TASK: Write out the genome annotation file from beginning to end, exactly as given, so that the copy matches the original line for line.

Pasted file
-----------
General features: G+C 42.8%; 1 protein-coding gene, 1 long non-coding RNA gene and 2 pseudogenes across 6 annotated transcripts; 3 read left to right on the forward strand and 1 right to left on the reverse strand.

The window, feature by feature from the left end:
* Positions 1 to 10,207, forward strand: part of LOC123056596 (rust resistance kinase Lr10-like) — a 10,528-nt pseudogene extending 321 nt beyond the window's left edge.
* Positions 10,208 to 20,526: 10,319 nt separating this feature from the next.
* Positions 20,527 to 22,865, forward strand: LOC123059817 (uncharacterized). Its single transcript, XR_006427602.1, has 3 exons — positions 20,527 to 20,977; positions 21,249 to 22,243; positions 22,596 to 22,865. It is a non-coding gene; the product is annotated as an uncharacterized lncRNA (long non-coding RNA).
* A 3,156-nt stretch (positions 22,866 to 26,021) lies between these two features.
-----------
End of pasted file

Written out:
General features: G+C 42.8%; 1 protein-coding gene, 1 long non-coding RNA gene and 2 pseudogenes across 6 annotated transcripts; 3 read left to right on the forward strand and 1 right to left on the reverse strand.

The window, feature by feature from the left end:
* Positions 1 to 10,207, forward strand: part of LOC123056596 (rust resistance kinase Lr10-like) — a 10,528-nt pseudogene extending 321 nt beyond the window's left edge.
* Positions 10,208 to 20,526: 10,319 nt separating this feature from the next.
* Positions 20,527 to 22,865, forward strand: LOC123059817 (uncharacterized). Its single transcript, XR_006427602.1, has 3 exons — positions 20,527 to 20,977; positions 21,249 to 22,243; positions 22,596 to 22,865. It is a non-coding gene; the product is annotated as an uncharacterized lncRNA (long non-coding RNA).
* A 3,156-nt stretch (positions 22,866 to 26,021) lies between these two features.